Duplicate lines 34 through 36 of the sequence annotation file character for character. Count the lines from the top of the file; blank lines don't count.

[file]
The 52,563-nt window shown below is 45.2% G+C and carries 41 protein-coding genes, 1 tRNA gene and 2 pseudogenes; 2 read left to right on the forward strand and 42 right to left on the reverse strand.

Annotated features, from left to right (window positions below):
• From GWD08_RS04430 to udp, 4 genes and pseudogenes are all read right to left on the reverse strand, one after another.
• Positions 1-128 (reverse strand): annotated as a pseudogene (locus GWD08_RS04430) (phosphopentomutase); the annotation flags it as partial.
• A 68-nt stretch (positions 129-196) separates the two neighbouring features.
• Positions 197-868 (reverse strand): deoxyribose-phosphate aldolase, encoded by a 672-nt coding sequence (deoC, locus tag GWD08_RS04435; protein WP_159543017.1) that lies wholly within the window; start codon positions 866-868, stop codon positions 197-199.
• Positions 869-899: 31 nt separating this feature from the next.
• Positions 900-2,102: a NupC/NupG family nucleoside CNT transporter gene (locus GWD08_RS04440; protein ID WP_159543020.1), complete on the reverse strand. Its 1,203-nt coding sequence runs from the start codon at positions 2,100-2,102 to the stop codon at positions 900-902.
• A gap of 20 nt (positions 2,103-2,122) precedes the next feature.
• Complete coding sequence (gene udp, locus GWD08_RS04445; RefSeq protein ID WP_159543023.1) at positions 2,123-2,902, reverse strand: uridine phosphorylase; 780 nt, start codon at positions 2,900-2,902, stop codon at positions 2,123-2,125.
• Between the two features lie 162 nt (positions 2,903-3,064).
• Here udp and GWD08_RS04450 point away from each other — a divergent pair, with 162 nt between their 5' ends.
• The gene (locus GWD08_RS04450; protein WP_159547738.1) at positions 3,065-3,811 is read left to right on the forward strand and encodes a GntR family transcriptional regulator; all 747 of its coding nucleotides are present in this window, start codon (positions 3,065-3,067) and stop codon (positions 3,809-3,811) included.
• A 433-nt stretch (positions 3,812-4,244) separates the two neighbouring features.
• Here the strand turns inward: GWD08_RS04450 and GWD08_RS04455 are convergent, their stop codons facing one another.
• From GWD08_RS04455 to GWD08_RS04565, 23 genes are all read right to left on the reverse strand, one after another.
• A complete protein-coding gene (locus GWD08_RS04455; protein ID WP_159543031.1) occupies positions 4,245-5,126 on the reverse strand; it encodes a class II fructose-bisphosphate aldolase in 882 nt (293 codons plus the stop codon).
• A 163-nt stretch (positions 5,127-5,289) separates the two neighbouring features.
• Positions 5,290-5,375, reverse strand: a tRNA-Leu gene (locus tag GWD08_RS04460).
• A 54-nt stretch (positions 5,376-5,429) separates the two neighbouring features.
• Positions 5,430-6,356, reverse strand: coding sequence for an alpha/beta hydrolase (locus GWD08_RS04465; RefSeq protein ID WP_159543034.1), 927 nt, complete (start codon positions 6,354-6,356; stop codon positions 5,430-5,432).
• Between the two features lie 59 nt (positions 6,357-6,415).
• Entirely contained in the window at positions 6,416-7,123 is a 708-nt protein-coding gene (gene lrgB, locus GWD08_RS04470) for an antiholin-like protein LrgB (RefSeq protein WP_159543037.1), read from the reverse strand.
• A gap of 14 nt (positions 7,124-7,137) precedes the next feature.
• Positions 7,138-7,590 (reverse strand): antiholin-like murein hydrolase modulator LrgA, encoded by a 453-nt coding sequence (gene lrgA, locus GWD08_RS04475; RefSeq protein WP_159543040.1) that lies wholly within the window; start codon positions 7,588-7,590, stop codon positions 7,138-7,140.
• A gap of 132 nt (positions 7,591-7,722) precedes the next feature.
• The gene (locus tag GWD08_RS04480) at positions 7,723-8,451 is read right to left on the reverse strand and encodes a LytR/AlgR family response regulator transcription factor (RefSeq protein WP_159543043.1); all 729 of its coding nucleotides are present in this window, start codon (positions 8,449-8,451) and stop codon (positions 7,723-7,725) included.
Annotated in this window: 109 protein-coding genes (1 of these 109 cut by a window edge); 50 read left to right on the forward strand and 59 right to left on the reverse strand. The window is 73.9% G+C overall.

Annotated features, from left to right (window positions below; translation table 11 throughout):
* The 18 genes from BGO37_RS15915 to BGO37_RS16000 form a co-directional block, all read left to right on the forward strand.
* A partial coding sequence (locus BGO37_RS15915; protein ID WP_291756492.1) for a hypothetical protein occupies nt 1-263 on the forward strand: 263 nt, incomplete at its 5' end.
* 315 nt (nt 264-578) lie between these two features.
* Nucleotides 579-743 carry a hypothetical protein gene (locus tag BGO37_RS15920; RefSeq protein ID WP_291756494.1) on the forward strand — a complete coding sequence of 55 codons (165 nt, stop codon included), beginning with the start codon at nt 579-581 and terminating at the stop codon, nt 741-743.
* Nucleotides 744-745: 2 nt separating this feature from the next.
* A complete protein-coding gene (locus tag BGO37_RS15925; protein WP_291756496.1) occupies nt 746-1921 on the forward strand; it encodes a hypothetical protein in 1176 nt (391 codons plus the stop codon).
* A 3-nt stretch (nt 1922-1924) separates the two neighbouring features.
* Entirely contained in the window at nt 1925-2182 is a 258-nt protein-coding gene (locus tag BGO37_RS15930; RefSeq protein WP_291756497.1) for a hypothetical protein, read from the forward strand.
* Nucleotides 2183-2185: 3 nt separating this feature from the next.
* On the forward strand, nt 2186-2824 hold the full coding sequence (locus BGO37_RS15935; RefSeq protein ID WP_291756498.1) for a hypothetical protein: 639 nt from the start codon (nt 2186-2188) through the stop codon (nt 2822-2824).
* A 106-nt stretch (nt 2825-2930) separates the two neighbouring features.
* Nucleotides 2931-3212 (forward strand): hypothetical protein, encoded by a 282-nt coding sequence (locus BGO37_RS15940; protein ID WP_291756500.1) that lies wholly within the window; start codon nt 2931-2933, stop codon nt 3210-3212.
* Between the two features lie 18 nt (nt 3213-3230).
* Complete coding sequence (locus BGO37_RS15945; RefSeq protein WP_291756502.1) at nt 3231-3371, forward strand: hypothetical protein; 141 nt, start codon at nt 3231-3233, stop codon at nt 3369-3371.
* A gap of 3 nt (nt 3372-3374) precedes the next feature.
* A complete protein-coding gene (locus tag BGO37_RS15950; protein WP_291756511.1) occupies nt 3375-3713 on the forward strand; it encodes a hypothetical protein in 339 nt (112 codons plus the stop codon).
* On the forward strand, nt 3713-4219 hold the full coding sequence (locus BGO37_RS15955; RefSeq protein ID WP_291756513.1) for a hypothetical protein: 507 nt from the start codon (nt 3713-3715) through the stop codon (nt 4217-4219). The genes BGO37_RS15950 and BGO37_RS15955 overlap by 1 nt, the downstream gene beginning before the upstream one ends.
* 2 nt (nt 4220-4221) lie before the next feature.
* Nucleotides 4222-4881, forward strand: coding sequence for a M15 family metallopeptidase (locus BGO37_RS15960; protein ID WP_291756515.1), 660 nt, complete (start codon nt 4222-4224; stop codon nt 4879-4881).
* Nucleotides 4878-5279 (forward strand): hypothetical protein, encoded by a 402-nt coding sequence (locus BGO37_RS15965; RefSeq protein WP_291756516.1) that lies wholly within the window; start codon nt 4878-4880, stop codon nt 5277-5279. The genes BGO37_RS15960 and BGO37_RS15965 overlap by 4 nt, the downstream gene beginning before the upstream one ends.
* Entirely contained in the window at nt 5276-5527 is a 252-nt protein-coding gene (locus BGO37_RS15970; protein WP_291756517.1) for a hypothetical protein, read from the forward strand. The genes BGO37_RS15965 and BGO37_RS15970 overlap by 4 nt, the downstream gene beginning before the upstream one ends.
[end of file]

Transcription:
* Nucleotides 744-745: 2 nt separating this feature from the next.
* A complete protein-coding gene (locus tag BGO37_RS15925; protein WP_291756496.1) occupies nt 746-1921 on the forward strand; it encodes a hypothetical protein in 1176 nt (391 codons plus the stop codon).
* A 3-nt stretch (nt 1922-1924) separates the two neighbouring features.